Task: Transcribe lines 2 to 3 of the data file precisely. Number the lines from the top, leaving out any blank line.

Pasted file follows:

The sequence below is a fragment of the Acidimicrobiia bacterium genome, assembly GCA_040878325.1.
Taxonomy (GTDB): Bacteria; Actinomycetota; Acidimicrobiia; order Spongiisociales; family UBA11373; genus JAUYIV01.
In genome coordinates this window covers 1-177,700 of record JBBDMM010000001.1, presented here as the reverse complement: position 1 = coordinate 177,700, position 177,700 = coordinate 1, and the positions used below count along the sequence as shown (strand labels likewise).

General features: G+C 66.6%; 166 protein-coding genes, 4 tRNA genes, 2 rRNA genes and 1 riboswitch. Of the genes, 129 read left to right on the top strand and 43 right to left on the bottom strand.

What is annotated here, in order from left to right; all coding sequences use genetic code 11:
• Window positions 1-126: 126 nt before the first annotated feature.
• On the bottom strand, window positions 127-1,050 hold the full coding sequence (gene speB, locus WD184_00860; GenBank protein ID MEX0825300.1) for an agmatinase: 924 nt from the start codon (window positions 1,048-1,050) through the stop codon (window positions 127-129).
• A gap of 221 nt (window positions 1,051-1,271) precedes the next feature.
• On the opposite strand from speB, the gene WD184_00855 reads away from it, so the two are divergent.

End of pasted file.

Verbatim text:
Taxonomy (GTDB): Bacteria; Actinomycetota; Acidimicrobiia; order Spongiisociales; family UBA11373; genus JAUYIV01.
In genome coordinates this window covers 1-177,700 of record JBBDMM010000001.1, presented here as the reverse complement: position 1 = coordinate 177,700, position 177,700 = coordinate 1, and the positions used below count along the sequence as shown (strand labels likewise).